Hornbill aficionados crowd Nelliyampathy

Scant regard for sensitivity of the birds that throng the hill station for mating

Updated - November 06, 2020 10:00 am IST

Published - November 05, 2020 11:08 pm IST - PALAKKAD

 A pair of Great Hornbills spotted at Nelliyampathy in Palakkad. Dozens throng the hill station for mating soon after the monsoon season.

A pair of Great Hornbills spotted at Nelliyampathy in Palakkad. Dozens throng the hill station for mating soon after the monsoon season.

Nelliyampathy, one of the popular tourist spots in the district, has begun to witness an influx of birdwatchers and wildlife photographers as the mating season of Kerala’s State bird Great Hornbill began.

Social media have helped people get to know the presence of the majestic hornbills in large numbers. But people reaching the hill station appear to care less for the sensitivity of the birds that prefer to perch atop large trees.

Carrying large telescopic lenses, binoculars, tripods and monopods, wildlife aficionados have been thronging the areas such as Victoria, where the hornbills swarm in Nelliyampathy. When most have been reaching the spot with friends sharing the same passion, there have been others with family as well.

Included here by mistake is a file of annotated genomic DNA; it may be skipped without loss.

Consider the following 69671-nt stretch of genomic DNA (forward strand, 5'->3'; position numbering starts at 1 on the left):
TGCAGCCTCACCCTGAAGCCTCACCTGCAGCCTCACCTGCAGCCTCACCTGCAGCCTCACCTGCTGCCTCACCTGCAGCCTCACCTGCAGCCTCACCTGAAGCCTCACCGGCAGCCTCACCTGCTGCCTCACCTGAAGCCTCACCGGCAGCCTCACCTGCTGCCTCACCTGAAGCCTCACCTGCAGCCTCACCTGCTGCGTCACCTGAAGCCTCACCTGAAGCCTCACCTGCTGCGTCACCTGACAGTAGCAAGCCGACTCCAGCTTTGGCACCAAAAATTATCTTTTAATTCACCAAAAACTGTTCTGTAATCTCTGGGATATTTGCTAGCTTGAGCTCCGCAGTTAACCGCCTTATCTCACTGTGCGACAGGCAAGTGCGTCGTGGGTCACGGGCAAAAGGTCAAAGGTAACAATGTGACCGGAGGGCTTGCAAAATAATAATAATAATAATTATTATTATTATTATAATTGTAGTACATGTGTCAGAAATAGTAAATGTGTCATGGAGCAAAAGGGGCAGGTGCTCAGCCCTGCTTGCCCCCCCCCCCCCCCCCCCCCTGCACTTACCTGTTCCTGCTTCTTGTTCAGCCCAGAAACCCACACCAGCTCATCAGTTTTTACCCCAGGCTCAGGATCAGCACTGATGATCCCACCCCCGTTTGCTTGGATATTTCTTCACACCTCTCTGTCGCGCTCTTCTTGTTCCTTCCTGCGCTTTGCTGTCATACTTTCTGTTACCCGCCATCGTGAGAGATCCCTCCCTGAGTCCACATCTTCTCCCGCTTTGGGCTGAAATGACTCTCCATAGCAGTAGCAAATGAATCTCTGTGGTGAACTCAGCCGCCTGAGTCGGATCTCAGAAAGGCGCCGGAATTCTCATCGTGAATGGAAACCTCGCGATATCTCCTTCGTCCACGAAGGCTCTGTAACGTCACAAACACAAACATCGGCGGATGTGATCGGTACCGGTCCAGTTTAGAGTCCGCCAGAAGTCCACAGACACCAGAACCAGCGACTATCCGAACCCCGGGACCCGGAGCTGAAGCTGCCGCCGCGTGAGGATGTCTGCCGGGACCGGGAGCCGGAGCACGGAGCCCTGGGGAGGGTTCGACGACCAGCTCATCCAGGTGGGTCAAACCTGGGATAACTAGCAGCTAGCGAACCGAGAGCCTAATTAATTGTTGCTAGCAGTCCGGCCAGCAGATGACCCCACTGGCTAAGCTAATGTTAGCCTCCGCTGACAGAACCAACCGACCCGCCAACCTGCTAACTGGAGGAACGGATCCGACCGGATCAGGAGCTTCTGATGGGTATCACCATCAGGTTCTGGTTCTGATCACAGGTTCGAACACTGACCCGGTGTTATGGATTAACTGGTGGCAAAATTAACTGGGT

“We have had an eyeful of the large beautiful birds with their wings spread out. It was an amazing sight to watch. It’s rare too,” said Nazeema Jaffer, a social worker from Palakkad who visited Nelliyampathy with her family.

As Ms. Nazeema and her folks stood watching the hornbills with admiration, a large number of shutterbugs were jostling at different corners for a perfect and timely click.

Disturbing peace

“It’s never good for these birds which are extremely sensitive to human presence. Such crowding of people can harm the tranquillity that these giant birds seek out in a place such as Nelliyampathy,” said Ali Malappuram, a wildlife photographer.

According to Mr. Ali, it will be better if each photographer assumed it on themselves the responsibility of respecting the aloofness that the hornbills prefer.

Nemmara divisional forest officer C.P. Aneesh, under whose jurisdiction Nelliyampathy falls, said that there was nothing much they could do as long as the people did not trespass into the forest.

But many trespassed while in pursuit of their remote targets perched on treetops. Mahesh N., a tribal youth who guided the lensmen, had a tough time convincing them not to enter the forestland. “Some people care little for my warnings. Some even threw their waste in here. I had to collect them and dispose of them in a proper place,” Mr. Mahesh told The Hindu.

Last weekend witnessed the heaviest crowd of bird lovers in Nelliyampathy. Forest officials said more than 2,500 vehicles, mostly bikes, had climbed the hill last week. A huge turnout is expected this weekend too at Nelliyamapthy.

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